Where Do The US Presidential Candidates Stand On Tibet? – OpEd
By N. S. Venkataraman, Eurasia Review | September 5, 2016
When President Obama received the Dalai Lama through the back door in his office a few months back, many eyebrows were raised. Many people justifiably thought that President Obama lacked the courage of conviction to receive the Dalai Lama properly in a manner befitting his stature and reputation as a man of peace.
Obviously, President Obama wanted to receive the Dalai Lama, but was afraid of any adverse reaction from the Chinese government. This act of President Obama created considerable suspicions around the world as to whether the US government makes its policies based on exigencies rather than principles and convictions. This single act of President Obama has damaged the image of US around the world considerably as a champion of freedom.
World silent on China’s aggression in Tibet
Tibet is a victim of aggression and onslaught by China, which occupied Tibet by force, with the least consideration on what would be the world opinion about its expansionist policies and acts.
China’s acts of aggression was not effectively challenged by any country in the world including US. Several countries including US only paid lip sympathy to the Tibetans. There were several inconsequential debates in UNO on Tibetan issue which ultimately ended as a mere academic exercise, with speakers talking and leaving the hall and perhaps, forgetting immediately what they spoke.
While the fact is that as of now evil has triumphed over good as far as Tibet is concerned, Tibetans living in exile around the world are frustrated and distressed that the world is not coming to their rescue, to enable Tibetan’s to control their lost mother land.
Are the Presidential candidates concerned?
By President Obama showing timidity by receiving the Dalai Lama through the back door, many Tibetans wonder whether the US could act any time in the future in support of the sovereign rights of the Tibetans. Upon this backdrop, there are great expectations as to what could be the stand of the next US President with regard to Tibet.
Unfortunately, in their campaign speeches, neither Hillary Clinton nor Donald Trump have made any purposeful reference to the plight of Tibetans and the need for the US to help the Tibetans get their mother land back. This makes one wonder as to whether the Tibetan issue is in the back of their minds at all. Even in the US media there is no reference so far to the apparently lack of concern of Presidential candidates to the plight of Tibetans.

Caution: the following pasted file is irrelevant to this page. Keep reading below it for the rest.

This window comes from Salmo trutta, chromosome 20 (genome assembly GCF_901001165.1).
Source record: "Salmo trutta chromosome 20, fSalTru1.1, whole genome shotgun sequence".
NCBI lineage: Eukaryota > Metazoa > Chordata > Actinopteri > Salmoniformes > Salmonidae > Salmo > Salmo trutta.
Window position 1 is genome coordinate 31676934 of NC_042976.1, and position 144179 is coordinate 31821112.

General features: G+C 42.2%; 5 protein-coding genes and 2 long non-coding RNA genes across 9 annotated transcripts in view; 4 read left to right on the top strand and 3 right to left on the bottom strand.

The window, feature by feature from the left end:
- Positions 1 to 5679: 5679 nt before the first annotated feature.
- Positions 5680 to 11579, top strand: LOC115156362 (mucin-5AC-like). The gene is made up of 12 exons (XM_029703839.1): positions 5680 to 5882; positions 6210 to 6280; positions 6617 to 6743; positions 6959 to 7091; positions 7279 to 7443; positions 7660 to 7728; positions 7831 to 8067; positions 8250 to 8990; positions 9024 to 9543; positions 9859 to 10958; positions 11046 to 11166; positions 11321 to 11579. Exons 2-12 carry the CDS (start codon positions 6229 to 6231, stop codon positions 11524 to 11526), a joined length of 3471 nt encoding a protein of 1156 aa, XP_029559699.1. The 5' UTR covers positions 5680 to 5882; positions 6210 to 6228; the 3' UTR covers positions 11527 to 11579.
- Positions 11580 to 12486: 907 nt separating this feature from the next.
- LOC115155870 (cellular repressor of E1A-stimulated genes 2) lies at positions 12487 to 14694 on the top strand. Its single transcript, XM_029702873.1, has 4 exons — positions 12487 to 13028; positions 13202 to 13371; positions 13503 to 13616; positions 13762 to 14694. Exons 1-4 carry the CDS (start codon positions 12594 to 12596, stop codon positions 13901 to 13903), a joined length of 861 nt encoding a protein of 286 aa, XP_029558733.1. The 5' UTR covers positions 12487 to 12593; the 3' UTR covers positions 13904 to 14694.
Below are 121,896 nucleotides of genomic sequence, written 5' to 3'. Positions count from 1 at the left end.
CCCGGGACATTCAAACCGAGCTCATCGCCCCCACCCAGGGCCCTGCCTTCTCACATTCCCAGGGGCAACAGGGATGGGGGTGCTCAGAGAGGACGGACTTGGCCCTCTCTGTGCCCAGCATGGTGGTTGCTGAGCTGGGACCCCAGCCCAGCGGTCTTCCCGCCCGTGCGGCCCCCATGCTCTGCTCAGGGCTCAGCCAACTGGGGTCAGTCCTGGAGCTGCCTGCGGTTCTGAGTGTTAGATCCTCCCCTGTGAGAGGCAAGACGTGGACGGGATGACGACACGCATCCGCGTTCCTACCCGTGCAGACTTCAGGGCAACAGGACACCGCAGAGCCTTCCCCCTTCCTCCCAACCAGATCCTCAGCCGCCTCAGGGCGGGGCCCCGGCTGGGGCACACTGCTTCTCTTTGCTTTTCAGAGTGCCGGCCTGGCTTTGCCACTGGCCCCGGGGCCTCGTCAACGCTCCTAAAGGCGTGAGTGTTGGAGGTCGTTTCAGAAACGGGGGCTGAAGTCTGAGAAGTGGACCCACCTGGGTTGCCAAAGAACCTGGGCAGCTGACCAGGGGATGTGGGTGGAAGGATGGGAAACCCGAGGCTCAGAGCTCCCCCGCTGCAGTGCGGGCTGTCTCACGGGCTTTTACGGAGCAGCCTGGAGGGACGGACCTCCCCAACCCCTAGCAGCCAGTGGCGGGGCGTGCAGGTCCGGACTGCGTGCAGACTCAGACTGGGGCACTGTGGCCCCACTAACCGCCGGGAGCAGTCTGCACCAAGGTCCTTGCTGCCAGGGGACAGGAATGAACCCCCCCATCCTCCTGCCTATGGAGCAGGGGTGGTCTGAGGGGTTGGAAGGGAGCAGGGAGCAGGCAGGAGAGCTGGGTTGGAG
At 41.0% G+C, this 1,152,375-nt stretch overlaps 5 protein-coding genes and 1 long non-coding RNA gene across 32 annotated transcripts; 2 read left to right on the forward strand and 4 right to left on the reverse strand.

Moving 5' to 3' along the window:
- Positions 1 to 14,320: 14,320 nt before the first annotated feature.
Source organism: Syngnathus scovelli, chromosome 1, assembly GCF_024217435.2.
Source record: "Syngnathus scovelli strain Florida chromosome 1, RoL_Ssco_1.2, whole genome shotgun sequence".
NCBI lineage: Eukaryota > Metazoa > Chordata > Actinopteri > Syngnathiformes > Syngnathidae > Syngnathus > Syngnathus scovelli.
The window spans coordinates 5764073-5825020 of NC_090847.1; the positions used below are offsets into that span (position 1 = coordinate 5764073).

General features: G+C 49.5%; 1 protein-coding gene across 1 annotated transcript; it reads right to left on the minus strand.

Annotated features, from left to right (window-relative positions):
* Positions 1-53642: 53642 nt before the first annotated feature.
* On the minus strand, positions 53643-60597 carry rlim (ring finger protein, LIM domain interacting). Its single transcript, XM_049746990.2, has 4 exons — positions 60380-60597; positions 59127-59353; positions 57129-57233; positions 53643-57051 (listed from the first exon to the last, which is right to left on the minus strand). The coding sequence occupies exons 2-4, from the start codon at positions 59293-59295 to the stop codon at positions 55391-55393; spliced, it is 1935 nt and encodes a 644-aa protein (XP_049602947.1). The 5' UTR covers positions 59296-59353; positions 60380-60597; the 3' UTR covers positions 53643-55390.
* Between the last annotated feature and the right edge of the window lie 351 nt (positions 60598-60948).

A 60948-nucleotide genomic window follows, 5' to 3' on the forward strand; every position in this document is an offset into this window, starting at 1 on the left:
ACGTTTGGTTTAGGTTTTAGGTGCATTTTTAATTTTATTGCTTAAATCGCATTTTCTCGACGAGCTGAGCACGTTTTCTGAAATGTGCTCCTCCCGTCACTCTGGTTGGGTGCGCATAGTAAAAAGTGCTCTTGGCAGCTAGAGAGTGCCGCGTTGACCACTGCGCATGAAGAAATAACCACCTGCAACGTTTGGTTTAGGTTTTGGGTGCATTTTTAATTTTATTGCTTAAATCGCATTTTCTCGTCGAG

Already, there is considerable criticism that despite its commitment to protect human freedom, the policy approach of the USA in the past has always been based on its geopolitical self-interests and not based on its much claimed commitment to freedom and liberty.
In such circumstances, the near silence of the US government in the past on the Tibetan issue and the present Presidential candidates appearance of ignoring Tibet in their strategies and plans, makes one think that Tibetans cannot anymore expect the US government to help them in freeing Tibet from Chinese occupation.
Of course, the next President will also receive the Dalai Lama and other Tibetan personalities (by the front door or the back door), but it may be a cosmetic exercise to window-dress the US government’s policy of commitment to freedom and democracy. But, will it be of any use to the Tibetan cause?
Have the Tibetans campaigned enough?
While the US presidential candidates have not made any reference to the cause of Tibet so far, is it possible that they have failed to do so due to a lack of adequately loud and strong campaign by the Tibetans in exile, seeking such assurance of support from the presidential candidates?
In any case, better late than never, Tibetans and their friends around the world should appeal to the US Presidential candidates to make a public statement on their stand on Tibet.
As the election is not far away, Tibetans have no time to lose and certainly there will be understanding and support from a cross section of US citizens, if Tibetans would voice their expectations to the presidential candidates.
N.S. Venkataraman is a trustee with the “Nandini Voice for the Deprived,” a not-for-profit organization that aims to highlight the problems of downtrodden and deprived people and support their cause. To promote probity and ethical values in private and public life and to deliberate on socio-economic issues in a dispassionate and objective manner.